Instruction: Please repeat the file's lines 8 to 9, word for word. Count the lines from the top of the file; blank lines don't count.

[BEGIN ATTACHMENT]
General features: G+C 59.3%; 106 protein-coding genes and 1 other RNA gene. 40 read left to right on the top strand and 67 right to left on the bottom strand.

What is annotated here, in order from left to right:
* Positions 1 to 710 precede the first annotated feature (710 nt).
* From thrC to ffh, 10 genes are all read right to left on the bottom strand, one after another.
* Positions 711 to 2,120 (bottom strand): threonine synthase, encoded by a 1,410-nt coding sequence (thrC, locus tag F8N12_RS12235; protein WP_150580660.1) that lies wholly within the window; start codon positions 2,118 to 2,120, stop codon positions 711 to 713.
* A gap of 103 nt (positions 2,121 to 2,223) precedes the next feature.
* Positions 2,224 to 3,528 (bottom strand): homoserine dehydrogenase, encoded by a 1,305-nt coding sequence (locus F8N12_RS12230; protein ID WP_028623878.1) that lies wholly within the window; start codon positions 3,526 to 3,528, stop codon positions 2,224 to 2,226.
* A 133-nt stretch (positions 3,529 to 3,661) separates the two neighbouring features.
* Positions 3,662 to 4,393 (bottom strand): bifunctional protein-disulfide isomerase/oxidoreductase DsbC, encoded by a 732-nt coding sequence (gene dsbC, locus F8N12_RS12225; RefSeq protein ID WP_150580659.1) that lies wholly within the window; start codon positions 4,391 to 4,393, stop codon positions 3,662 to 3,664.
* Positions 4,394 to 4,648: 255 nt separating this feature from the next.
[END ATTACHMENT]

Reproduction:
* A 133-nt stretch (positions 3,529 to 3,661) separates the two neighbouring features.
* Positions 3,662 to 4,393 (bottom strand): bifunctional protein-disulfide isomerase/oxidoreductase DsbC, encoded by a 732-nt coding sequence (gene dsbC, locus F8N12_RS12225; RefSeq protein ID WP_150580659.1) that lies wholly within the window; start codon positions 4,391 to 4,393, stop codon positions 3,662 to 3,664.